Did he or didn’t he? Marco Rubio isn’t saying, although he emphasizes that he opposes recreational marijuana use and wants federal enforcement of prohibitions even in states that have legalized it, so Rubio’s refusal to specify whether he smoked pot in the past isn’t a dodge on the issue. Instead, Rubio argues to ABC’s Jonathan Karl that public figures have to be careful about the example they set to others — a lesson Rubio says he learned the hard way with his memoir:
The Florida Republican, who maintains a strict stance against the legalization of marijuana, refuses to answer whether he’s ever personally smoked it. Rubio told “Politics Confidential” that his silence on the matter is based on his belief that there is no “responsible way to recreationally use marijuana.”
“If you say that you did, then suddenly there are people out there saying, ‘Well, it’s not a big deal,’” Rubio said. “On the other side of it is if you tell people that you didn’t, they won’t believe you.”
Rubio explained that his decision not to answer the question goes back to an encounter he had after publishing his memoir, “American Son.” In the book, Rubio reveals that he was not a disciplined student in his youth and had a 2.1 GPA in high school.
“Someone came up to me and said, ‘You know, I enjoyed your book, but I want you to know, my son came up to me and said he doesn’t have to get good grades in high school, because look at Marco Rubio, he didn’t do well in high school and look how successful he’s been,’” Rubio recalled.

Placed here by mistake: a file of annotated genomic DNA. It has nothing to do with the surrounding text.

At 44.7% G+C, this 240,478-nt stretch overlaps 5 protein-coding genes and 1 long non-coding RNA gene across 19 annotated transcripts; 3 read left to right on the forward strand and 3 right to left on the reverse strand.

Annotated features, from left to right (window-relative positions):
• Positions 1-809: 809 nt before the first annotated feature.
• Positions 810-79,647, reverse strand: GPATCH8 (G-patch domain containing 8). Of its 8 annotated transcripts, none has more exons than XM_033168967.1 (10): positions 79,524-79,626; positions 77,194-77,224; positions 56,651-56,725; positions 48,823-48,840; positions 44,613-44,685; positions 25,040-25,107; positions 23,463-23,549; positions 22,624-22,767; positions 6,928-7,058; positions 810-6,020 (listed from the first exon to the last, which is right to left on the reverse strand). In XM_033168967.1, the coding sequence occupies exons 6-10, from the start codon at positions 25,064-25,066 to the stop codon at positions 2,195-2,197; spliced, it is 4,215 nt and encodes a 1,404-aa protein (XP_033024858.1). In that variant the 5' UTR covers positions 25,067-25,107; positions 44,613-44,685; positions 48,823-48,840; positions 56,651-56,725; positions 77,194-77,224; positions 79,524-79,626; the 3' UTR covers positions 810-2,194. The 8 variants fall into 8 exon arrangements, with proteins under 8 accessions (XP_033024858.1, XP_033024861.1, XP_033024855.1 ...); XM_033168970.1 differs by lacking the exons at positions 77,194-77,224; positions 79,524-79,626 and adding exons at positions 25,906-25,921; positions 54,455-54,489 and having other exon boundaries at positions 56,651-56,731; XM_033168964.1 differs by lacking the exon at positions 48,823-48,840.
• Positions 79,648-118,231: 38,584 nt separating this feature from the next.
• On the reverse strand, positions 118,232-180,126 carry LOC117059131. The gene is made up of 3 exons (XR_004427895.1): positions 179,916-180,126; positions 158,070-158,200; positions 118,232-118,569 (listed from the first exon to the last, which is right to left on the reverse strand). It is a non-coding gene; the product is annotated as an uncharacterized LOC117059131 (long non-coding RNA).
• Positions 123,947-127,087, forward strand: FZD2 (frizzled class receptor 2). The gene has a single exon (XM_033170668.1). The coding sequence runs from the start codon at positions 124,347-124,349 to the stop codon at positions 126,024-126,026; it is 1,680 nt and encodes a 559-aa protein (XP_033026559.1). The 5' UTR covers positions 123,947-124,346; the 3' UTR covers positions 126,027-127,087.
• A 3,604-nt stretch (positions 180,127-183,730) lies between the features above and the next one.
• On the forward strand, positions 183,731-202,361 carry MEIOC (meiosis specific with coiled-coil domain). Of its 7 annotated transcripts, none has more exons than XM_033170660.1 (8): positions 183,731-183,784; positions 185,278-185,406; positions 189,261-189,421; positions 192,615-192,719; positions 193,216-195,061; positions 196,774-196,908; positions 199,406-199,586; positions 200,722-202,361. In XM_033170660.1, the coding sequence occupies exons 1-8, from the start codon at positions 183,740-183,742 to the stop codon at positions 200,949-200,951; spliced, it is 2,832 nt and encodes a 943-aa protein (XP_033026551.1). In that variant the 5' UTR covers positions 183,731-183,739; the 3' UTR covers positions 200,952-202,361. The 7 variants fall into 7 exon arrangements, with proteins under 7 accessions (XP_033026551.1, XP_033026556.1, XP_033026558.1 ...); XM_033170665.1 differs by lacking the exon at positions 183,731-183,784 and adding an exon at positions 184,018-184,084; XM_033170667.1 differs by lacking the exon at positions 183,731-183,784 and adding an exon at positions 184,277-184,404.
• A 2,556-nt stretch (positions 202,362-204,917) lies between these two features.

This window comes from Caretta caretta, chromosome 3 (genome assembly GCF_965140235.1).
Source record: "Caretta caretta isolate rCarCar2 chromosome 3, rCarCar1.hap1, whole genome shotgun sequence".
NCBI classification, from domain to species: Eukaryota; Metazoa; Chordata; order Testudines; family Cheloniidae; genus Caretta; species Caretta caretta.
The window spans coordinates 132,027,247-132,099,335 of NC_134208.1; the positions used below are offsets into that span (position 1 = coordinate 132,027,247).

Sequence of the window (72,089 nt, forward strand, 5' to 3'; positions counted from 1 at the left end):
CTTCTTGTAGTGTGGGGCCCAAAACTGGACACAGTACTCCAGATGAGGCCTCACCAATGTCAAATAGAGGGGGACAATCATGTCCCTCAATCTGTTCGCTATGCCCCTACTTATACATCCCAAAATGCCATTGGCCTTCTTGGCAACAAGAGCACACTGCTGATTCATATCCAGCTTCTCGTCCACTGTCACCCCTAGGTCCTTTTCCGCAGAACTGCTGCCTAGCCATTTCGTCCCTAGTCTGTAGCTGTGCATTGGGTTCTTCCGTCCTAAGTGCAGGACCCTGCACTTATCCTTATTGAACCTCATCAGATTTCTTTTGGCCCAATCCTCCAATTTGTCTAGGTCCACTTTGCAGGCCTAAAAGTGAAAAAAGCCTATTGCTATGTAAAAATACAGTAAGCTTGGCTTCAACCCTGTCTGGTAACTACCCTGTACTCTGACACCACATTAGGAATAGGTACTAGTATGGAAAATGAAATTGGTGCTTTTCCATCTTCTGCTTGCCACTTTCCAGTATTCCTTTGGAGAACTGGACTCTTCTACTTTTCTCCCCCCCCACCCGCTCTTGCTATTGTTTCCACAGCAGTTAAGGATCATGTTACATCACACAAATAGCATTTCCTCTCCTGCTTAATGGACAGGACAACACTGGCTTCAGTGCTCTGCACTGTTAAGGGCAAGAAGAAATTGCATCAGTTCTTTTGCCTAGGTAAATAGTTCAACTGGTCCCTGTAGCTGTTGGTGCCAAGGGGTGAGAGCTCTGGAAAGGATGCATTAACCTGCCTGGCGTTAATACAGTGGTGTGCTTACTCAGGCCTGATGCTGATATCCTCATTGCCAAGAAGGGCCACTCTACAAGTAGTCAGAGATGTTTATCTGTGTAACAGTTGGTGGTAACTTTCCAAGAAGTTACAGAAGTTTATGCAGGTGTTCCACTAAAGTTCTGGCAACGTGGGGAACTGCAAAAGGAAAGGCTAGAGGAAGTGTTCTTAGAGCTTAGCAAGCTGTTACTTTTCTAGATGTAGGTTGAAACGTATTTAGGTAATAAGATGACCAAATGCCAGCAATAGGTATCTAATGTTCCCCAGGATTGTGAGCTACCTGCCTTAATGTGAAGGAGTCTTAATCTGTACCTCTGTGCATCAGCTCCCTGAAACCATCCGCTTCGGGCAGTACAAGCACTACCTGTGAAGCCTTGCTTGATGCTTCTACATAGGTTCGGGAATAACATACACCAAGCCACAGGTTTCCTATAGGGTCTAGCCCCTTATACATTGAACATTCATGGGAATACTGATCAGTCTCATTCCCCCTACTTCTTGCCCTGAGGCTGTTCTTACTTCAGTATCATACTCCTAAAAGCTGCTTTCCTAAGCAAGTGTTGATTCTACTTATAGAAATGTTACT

“And that impacted me,” he said of the encounter.
I’ve never used marijuana either, although few people seem to find that difficult to believe. Sometimes, being a square has its advantages.
Rubio makes two very good points, even if one disagrees on his position on legalization and enforcement. Like it or not, the law does send a moral signal on behavior in exactly the manner that Rubio describes. Legalization will send the signal that (a) marijuana can be safely consumed, and (b) that will result in greater use over the long arc. The question is whether the negative impact of that is eclipsed by the savings in resources used in prohibition of a widely-available substance that grows practically everywhere in the US, and whether the removal of that prohibition will push back against the civil-rights abuses of the War on Drugs to an extent that it outweighs the other societal costs.
That will only be determined by studying the effects of legalization in states like Colorado and Washington — and as long as the marijuana is grown within the state and not crossing state lines, we should have a debate as to whether the federal government should have a role in it. Conservatives who wish a reversal on Wickard v Filburn should be rooting against federal intervention in those circumstances.
The second point from Rubio has to do with being a responsible role model. Perhaps that seems a little old-fashioned in an age of confessionals and trying to look hip, but I agree with Rubio on this point. In the end, what relevance does Rubio’s high-school behavior have to his ambitions for political office?